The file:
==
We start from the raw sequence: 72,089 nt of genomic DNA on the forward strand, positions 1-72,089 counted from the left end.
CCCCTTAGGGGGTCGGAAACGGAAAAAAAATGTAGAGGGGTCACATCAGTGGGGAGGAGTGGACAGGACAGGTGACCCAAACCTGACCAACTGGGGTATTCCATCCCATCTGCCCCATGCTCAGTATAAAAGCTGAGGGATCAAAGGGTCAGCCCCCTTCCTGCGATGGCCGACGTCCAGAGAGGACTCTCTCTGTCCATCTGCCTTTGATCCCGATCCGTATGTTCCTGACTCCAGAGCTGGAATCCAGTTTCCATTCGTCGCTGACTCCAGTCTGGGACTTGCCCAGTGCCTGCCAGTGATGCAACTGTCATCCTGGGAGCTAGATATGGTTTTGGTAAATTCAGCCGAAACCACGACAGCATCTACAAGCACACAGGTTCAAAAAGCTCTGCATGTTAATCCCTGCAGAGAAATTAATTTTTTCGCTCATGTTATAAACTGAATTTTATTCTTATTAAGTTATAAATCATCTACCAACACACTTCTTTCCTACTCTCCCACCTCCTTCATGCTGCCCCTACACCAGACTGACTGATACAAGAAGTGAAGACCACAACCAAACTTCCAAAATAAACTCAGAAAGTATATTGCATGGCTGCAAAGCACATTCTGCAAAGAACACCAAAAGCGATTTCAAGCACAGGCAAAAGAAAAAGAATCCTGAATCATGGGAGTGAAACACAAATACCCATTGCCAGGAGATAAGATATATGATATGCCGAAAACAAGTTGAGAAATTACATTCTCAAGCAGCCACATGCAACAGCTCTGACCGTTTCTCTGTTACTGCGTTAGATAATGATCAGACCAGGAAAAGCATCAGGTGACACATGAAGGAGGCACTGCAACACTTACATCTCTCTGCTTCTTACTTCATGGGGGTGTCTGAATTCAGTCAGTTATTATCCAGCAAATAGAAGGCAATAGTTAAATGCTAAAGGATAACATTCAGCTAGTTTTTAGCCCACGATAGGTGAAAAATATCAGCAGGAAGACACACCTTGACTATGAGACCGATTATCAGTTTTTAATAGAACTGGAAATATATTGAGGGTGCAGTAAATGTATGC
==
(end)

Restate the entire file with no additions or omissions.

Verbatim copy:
We start from the raw sequence: 72,089 nt of genomic DNA on the forward strand, positions 1-72,089 counted from the left end.
CCCCTTAGGGGGTCGGAAACGGAAAAAAAATGTAGAGGGGTCACATCAGTGGGGAGGAGTGGACAGGACAGGTGACCCAAACCTGACCAACTGGGGTATTCCATCCCATCTGCCCCATGCTCAGTATAAAAGCTGAGGGATCAAAGGGTCAGCCCCCTTCCTGCGATGGCCGACGTCCAGAGAGGACTCTCTCTGTCCATCTGCCTTTGATCCCGATCCGTATGTTCCTGACTCCAGAGCTGGAATCCAGTTTCCATTCGTCGCTGACTCCAGTCTGGGACTTGCCCAGTGCCTGCCAGTGATGCAACTGTCATCCTGGGAGCTAGATATGGTTTTGGTAAATTCAGCCGAAACCACGACAGCATCTACAAGCACACAGGTTCAAAAAGCTCTGCATGTTAATCCCTGCAGAGAAATTAATTTTTTCGCTCATGTTATAAACTGAATTTTATTCTTATTAAGTTATAAATCATCTACCAACACACTTCTTTCCTACTCTCCCACCTCCTTCATGCTGCCCCTACACCAGACTGACTGATACAAGAAGTGAAGACCACAACCAAACTTCCAAAATAAACTCAGAAAGTATATTGCATGGCTGCAAAGCACATTCTGCAAAGAACACCAAAAGCGATTTCAAGCACAGGCAAAAGAAAAAGAATCCTGAATCATGGGAGTGAAACACAAATACCCATTGCCAGGAGATAAGATATATGATATGCCGAAAACAAGTTGAGAAATTACATTCTCAAGCAGCCACATGCAACAGCTCTGACCGTTTCTCTGTTACTGCGTTAGATAATGATCAGACCAGGAAAAGCATCAGGTGACACATGAAGGAGGCACTGCAACACTTACATCTCTCTGCTTCTTACTTCATGGGGGTGTCTGAATTCAGTCAGTTATTATCCAGCAAATAGAAGGCAATAGTTAAATGCTAAAGGATAACATTCAGCTAGTTTTTAGCCCACGATAGGTGAAAAATATCAGCAGGAAGACACACCTTGACTATGAGACCGATTATCAGTTTTTAATAGAACTGGAAATATATTGAGGGTGCAGTAAATGTATGC